When an opportunity to move to New Zealand to accept a role with global dairy giant Fonterra came up, Nicola Spencer didn’t look back. It was a far cry from the HR role she held for a Sydney engineering consultancy in various human resources roles and was ready for a fresh challenge. The Sydneysider has been the company’s global mobility advisor for the past two years, where she’s carving out policies that are setting a new course for Fonterra employees. “I moved around a lot as a child with my father’s work to countries like Auckland, the US, the UK and Canada, so employee global mobility is in my DNA I suppose,” she says. Like many in the employee mobility sector, Nicola hadn’t specifically plotted her career until university. “When I finished high school I had the same dilemma as everyone else of what should I do with my career,” she says. Her mother steered her towards a career in an HR degree, which set the course of her career into mobility. “I wasn’t necessarily planning on working in mobility at university, but we did a couple of courses in international HR and I really enjoyed it.  By the time I finished my degree, I’d decided that global mobility was the course that I wanted to take.” Nicola undertook a range of psychology and business courses while at university, which have proven valuable for her work.


Fonterra collects around two billion litres of milk annually from farm suppliers. This milk is made into a range of Fonterra dairy foods that generations of families in more than 100 countries enjoy every day. Brands in the company’s portfolio include Mainland, Western Star, Bega, Perfect Italiano and Anchor. Fonterra is a major part of the New Zealand economy. It is the largest company in New Zealand, employing 21,500 workers. Working for such a mammoth company provides a number of opportunities for innovation in the employee mobility space. Nicola is half of the global mobility team at Fonterra, which is attached to the Rewards Team within the business.


Like so many international companies focused on export markets, talent mobility has raised its head as a key priority at Fonterra. The company has a number of international assignees each year, prompting the business to give careful consideration to the best way to tackle these assignments in a bid to ensure its attracting and retaining top talent. Mobility has had a reputation for being an expensive business function, but it doesn’t necessarily have to be, she says. “Giving our staff certainty of having an easy role to come back to or go on to next is something we struggle with when we send people offshore. Fonterra is trialling a few different approaches to improve employee mobility. “One of the biggest problems is that we have people go offshore and they lose ties with their home country,” Nicola explains. In response, she’s created a new sponsorship model structure aligning team members with someone within the company that matches their ideal career trajectory. “We’re hoping this sponsor will act as a career coach and also a spokesperson for them back home to ensure that person is front of mind when a role becomes available for them back home.” This structure means that people are returning with new skills picked up in overseas roles that they can bring back into the business, Nicola explains. A new policy roll-out this year has redefined the company’s approach to employee mobility. “We’re starting to see our initiations go up because the business has more flexibility to do what they need with the assignment policy, so that’s been really exciting for us. It’s also been great to get more younger people offshore. Similar to a gap year, the new policy has created new opportunities within the business. This has resulted in around 15% more millennials experience working life overseas within the business. Fonterra will also introduce pre-assignment and post-assignment assessments soon, which Nicola expects will reveal some interesting information about the experience for staff. Culture readiness assessments to understand how people settle into a new place when working in another country has also proven successful for the business. Providing this level of support has proven beneficial to staff, she says. “95% of our products get sent offshore, so it’s so important that we have people across the business that understand both the ties to New Zealand and what’s relevant for our products in each market.” Fonterra is also on the lookout for opportunities to increase female participation in overseas assignments is also top of mind for the company. “Our portion of assignees who are female has grown by 10% in the last six months to reach a total of 25%,” Nicola says. The broader dairy sector is ripe for disruption, which does present new challenges for mobility roles within the business. Cellular farming and natural milk alternatives produced in a laboratory pose potential risks to the business, she says. In response, Fonterra is forecasting what its future workforce will look like in proof that agility is top of mind for the dairy giant. “Global leadership skills and being inclusive in the way we lead our business is paramount. We’re working closely with the team to find ways that assignments can develop specific skills within our business in other locations around the world,” she says.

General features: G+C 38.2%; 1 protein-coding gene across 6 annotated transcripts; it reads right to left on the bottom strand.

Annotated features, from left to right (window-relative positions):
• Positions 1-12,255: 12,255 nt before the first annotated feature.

The Employee Mobility Institute is Australia’s peak industry body specifically focused on employee talent mobility. Its mission is to advocate, promote, represent and grow the Australian Employee Talent Mobility Industry.  Visit TEMI’s website to learn more.

Published by: The Employee Mobility Institute, Sept 2018

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